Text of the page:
John Dewey and The Philosopher's Task
reviewed by Michael Glassman - 2003
Philip Jackson performs a valuable service (actually more than one) in his new book John Dewey and The Philosopher’s Task.The philosophical baseline of this book is an exploration of Dewey’s conception of “experience” as presented in one of his most important (Jackson says it may be the most important) philosophic renderings, Experience and Nature. The exploration of this concept takes on a literary quality, foreshadowed in the title, because Dewey wrote four versions of the introductory chapter to this book. There is an inherent mystery in this, why four versions of a chapter that is supposed to explain perhaps Dewey’s most basic concept? Why did a philosopher of such deep convictions feel the need to revise and revise yet again, until he determined to replace the very word he held so closely in his work, “experience”, with the word “culture?” Within these obvious mysteries Jackson finds more subtle questions. What exactly did Dewey see as the philosopher’s task? And how did he reconcile his admiration for the simple beauty of the scientific method with his own desire to describe and engage in the far messier philosophic method? As I look back on my own experience in reading this book I am amazed at the scope of questions Jackson is able to raise in so slim a volume.
Jackson begins his book by reviewing the initial version of the first chapter of Dewey’s Experience and Nature. This book, and especially its first chapter, is presented as the apogee of Dewey’s search for a philosophical description of experience. Dewey’s task is made that much more difficult by the juxtaposition of an incredibly complex concept with an incredibly common word to describe it. ( It helps if the reader already has some knowledge of the history of experience in Dewey’s work - pointing to the fact that this book is not really appropriate for Dewey neophytes.) Dewey realized he had caught lightning in a bottle prior to the turn of the century when concrete practices (such as the development of his laboratory school) and relationships (such as the one he developed with Jane Addams) helped him to combine the organicism of his mentors (e.g., George Morris) with his new found passion for realism in the single active concept of human experience. Prior to the publication of Experience and Nature the concept was always central to Dewey’s thinking but never defined in a manner that could easily avoid misperceptions or even purposeful misuse.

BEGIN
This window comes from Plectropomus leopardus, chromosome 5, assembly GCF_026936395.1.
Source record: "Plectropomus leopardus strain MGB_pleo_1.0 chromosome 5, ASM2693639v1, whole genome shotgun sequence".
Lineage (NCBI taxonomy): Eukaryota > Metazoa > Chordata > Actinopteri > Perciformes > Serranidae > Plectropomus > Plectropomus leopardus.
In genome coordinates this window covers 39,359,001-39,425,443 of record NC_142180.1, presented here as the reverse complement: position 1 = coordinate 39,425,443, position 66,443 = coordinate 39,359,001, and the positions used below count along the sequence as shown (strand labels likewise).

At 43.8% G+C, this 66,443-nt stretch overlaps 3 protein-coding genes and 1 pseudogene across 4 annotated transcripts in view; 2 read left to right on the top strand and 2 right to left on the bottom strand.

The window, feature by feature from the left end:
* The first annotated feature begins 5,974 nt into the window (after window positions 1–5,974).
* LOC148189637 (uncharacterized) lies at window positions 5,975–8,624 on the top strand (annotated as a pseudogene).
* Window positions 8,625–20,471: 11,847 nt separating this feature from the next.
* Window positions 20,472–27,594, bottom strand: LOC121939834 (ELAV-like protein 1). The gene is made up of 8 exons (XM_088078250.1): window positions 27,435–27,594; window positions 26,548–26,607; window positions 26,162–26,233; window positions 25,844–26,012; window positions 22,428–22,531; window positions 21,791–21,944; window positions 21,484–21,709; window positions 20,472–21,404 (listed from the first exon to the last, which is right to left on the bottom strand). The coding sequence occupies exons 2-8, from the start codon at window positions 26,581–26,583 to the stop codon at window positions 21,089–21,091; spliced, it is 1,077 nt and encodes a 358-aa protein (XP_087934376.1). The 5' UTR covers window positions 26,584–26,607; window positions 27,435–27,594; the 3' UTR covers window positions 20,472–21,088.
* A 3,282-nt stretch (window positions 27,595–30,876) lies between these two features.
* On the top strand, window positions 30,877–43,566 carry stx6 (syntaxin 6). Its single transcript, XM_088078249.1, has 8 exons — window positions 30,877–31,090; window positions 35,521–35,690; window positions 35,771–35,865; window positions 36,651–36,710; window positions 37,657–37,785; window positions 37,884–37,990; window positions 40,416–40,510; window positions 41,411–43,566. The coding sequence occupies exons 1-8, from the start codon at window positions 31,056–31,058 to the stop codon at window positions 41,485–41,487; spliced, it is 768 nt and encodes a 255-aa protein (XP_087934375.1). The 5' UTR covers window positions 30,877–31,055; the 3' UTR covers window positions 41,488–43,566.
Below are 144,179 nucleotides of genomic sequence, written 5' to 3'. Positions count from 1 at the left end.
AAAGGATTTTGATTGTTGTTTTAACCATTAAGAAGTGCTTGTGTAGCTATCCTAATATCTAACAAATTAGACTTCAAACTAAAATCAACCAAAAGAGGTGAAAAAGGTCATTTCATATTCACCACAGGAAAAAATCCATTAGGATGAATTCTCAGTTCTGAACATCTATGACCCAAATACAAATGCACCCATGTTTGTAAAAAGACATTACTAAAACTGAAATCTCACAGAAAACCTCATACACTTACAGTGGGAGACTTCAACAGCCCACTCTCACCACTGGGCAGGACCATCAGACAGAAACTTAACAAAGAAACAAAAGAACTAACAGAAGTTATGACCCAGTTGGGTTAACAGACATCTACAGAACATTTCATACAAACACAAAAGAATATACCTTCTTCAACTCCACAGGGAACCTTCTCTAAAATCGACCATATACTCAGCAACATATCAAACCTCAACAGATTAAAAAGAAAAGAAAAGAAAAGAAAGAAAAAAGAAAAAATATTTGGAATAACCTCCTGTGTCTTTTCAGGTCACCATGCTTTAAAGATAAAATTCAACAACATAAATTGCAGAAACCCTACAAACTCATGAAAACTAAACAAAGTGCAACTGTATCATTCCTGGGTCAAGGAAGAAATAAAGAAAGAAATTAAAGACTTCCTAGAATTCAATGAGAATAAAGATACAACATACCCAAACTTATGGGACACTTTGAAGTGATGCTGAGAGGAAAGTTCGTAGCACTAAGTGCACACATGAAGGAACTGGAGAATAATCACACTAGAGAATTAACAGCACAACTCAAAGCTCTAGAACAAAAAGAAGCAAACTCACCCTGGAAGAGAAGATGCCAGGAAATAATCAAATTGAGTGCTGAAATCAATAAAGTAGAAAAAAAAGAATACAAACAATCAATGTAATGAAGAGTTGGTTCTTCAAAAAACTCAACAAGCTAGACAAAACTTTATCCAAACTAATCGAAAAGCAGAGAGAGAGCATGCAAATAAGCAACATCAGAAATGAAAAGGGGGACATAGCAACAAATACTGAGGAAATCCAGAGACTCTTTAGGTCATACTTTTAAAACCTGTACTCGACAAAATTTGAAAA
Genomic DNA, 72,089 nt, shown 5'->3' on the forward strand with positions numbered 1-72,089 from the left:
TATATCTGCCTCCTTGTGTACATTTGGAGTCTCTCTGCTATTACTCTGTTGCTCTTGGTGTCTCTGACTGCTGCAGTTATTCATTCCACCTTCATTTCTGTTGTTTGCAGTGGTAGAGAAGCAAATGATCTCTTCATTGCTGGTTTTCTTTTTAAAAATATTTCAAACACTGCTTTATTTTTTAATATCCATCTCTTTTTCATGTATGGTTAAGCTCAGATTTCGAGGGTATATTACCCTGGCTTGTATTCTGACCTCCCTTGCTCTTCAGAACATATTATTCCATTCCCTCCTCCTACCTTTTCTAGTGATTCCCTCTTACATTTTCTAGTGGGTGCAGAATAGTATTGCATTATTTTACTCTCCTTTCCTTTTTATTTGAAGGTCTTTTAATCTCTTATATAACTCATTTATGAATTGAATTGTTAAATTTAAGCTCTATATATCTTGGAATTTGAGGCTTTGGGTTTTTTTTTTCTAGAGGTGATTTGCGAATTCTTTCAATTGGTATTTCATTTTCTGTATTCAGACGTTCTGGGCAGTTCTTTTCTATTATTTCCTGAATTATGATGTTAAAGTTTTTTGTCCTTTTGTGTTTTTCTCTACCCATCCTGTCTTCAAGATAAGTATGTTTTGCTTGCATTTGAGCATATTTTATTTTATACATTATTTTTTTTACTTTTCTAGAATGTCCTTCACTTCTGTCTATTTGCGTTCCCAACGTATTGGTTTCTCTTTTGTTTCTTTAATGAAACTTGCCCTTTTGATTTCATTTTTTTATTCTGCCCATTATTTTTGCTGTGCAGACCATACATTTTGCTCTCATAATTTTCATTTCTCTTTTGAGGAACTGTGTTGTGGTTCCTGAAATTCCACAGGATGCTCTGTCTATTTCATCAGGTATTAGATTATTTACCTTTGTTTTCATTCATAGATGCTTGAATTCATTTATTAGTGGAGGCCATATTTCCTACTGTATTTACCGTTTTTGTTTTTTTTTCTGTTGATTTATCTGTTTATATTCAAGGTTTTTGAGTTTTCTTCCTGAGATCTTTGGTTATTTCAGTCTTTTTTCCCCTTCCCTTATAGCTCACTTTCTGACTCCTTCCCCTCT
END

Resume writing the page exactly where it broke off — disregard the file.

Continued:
Jackson shows, in his first chapter, how Dewey was able to define, in a very certain manner, exactly what he meant by experience. Jackson’s succinct and eloquent explanation of Dewey’s definition works on two levels. First, it shows the cohesiveness and consistency of Dewey’s work leading up to this point. Second, it sows the seeds of discontent that would fester in Dewey’s soul as a result of his own definition. Whatever peace of mind Dewey might have found from his successful philosophical denouement of one of his core (if not the core) philosophical concepts was short lived. Dewey was back at work less than four years later completely rewriting this first chapter. The important question that Jackson asks is why, especially considering his success in defining such a “slippery” concept, was Dewey not satisfied? Why was he never satisfied?